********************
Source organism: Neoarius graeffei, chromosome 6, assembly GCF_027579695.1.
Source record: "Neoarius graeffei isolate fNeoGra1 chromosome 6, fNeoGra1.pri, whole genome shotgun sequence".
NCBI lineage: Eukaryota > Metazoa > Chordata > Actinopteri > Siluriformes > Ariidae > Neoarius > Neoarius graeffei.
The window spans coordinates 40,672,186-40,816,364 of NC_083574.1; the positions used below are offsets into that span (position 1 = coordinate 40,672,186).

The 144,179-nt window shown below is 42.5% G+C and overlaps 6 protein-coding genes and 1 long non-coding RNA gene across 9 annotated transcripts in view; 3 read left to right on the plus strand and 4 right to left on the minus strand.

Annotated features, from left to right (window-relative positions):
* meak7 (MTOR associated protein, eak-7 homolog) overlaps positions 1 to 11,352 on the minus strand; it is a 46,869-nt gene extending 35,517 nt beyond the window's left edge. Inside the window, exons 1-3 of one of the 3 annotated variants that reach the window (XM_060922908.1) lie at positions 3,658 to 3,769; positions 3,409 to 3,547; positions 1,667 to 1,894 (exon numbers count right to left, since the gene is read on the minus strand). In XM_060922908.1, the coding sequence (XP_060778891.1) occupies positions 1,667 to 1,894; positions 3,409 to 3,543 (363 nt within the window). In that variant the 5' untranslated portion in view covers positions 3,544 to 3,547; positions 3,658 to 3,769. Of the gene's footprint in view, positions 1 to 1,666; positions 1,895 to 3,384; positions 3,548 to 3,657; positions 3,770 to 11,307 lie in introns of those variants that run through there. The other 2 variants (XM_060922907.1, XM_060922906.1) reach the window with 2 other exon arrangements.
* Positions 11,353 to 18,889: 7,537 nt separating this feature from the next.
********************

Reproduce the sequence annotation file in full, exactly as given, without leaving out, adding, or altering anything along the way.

Source organism: Neoarius graeffei, chromosome 6, assembly GCF_027579695.1.
Source record: "Neoarius graeffei isolate fNeoGra1 chromosome 6, fNeoGra1.pri, whole genome shotgun sequence".
NCBI lineage: Eukaryota > Metazoa > Chordata > Actinopteri > Siluriformes > Ariidae > Neoarius > Neoarius graeffei.
The window spans coordinates 40,672,186-40,816,364 of NC_083574.1; the positions used below are offsets into that span (position 1 = coordinate 40,672,186).

The 144,179-nt window shown below is 42.5% G+C and overlaps 6 protein-coding genes and 1 long non-coding RNA gene across 9 annotated transcripts in view; 3 read left to right on the plus strand and 4 right to left on the minus strand.

Annotated features, from left to right (window-relative positions):
* meak7 (MTOR associated protein, eak-7 homolog) overlaps positions 1 to 11,352 on the minus strand; it is a 46,869-nt gene extending 35,517 nt beyond the window's left edge. Inside the window, exons 1-3 of one of the 3 annotated variants that reach the window (XM_060922908.1) lie at positions 3,658 to 3,769; positions 3,409 to 3,547; positions 1,667 to 1,894 (exon numbers count right to left, since the gene is read on the minus strand). In XM_060922908.1, the coding sequence (XP_060778891.1) occupies positions 1,667 to 1,894; positions 3,409 to 3,543 (363 nt within the window). In that variant the 5' untranslated portion in view covers positions 3,544 to 3,547; positions 3,658 to 3,769. Of the gene's footprint in view, positions 1 to 1,666; positions 1,895 to 3,384; positions 3,548 to 3,657; positions 3,770 to 11,307 lie in introns of those variants that run through there. The other 2 variants (XM_060922907.1, XM_060922906.1) reach the window with 2 other exon arrangements.
* Positions 11,353 to 18,889: 7,537 nt separating this feature from the next.